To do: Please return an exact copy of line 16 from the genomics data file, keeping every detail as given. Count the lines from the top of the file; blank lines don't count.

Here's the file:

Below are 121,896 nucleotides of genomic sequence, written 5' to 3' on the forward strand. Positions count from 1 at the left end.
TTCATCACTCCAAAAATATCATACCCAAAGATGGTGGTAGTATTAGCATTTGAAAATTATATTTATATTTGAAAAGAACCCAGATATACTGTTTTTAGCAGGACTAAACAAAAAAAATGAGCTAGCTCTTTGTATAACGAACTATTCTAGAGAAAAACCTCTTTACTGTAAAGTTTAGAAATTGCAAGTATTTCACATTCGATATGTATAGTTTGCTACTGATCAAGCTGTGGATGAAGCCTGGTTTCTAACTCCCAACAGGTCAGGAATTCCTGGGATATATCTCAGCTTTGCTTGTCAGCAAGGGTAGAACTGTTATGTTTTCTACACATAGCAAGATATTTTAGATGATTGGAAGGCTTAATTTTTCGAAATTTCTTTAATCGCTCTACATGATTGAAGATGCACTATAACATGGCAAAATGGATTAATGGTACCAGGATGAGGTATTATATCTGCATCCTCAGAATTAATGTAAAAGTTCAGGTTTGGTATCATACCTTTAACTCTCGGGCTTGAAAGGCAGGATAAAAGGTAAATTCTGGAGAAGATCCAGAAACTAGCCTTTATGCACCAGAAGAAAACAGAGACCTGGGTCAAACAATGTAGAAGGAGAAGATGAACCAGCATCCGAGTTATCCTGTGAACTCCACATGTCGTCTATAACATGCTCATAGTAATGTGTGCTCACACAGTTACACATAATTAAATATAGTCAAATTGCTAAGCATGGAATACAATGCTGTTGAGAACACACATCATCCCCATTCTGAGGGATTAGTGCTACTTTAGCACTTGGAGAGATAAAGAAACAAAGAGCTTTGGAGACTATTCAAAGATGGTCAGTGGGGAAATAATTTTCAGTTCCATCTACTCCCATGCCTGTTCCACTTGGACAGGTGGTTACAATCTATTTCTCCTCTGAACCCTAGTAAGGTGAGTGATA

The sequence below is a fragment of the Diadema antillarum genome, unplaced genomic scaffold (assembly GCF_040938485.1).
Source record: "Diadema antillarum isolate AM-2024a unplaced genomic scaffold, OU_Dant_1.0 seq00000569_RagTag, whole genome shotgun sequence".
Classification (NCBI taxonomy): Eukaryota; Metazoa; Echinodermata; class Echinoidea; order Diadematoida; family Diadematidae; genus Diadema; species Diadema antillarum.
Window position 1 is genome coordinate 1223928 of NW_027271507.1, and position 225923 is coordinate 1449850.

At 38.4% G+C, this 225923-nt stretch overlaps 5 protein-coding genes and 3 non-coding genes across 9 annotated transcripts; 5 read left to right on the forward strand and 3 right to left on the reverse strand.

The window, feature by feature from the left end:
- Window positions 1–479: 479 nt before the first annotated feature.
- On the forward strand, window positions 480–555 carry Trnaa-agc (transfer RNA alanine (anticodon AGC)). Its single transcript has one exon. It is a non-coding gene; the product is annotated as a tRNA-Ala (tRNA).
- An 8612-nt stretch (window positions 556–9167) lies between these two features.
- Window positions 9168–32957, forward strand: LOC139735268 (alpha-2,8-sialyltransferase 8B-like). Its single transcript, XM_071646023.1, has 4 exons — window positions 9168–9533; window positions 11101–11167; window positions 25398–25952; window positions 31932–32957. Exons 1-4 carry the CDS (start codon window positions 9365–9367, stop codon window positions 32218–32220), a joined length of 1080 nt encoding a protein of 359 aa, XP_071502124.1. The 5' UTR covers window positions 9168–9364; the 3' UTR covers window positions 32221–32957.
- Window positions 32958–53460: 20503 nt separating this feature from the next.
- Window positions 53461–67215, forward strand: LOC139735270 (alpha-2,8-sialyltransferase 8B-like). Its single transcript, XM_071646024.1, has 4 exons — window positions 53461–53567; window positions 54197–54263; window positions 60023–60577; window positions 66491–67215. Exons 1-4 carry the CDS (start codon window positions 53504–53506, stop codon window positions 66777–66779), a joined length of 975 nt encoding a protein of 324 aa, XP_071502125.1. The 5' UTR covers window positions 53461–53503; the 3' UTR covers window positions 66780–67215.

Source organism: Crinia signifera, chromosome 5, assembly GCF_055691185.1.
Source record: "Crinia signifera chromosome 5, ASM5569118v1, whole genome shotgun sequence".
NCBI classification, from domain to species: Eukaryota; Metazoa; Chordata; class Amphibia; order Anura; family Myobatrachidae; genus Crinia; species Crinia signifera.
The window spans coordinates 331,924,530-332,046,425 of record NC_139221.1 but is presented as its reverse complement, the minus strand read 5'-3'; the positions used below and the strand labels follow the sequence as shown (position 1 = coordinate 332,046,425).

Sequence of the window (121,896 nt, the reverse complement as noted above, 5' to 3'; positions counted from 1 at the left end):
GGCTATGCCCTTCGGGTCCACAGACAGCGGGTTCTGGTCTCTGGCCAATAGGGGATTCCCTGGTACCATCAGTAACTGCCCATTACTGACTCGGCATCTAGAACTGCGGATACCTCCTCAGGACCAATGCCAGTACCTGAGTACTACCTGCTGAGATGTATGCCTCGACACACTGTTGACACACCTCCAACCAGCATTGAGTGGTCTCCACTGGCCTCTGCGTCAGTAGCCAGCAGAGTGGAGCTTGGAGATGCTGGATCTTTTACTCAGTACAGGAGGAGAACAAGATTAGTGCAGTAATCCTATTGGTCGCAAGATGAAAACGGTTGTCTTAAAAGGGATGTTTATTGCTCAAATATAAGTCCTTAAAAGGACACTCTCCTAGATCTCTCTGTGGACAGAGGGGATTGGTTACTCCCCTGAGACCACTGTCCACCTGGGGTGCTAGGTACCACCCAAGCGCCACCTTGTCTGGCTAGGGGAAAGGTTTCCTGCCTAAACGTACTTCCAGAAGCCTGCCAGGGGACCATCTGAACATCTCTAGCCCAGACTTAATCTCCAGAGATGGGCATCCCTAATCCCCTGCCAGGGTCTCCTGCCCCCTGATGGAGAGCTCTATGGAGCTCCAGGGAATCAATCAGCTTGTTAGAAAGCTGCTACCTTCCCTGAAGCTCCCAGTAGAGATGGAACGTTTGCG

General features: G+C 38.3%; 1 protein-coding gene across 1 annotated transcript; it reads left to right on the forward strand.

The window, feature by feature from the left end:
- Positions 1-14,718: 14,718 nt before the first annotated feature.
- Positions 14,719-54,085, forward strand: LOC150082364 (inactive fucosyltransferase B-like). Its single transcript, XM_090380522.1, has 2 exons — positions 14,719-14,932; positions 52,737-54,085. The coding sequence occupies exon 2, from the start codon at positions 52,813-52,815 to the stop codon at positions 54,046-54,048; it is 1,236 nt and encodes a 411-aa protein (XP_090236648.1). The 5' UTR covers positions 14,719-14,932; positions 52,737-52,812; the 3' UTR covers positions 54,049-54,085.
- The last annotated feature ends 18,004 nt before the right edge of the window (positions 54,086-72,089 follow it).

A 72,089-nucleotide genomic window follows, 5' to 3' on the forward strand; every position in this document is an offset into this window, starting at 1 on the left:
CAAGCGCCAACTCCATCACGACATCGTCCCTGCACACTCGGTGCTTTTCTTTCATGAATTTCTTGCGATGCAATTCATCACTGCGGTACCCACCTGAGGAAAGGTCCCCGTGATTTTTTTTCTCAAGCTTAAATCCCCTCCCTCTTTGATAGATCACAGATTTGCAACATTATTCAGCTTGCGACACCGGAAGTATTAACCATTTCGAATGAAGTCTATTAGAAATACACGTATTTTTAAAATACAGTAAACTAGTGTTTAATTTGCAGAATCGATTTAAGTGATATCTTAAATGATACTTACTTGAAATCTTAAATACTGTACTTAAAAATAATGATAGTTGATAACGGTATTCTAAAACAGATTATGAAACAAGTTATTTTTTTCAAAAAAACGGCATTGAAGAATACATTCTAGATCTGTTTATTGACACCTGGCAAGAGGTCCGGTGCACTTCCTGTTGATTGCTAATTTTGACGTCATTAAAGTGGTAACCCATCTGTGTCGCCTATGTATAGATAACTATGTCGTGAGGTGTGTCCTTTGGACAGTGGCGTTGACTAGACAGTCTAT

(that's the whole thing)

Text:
Source record: "Crinia signifera chromosome 5, ASM5569118v1, whole genome shotgun sequence".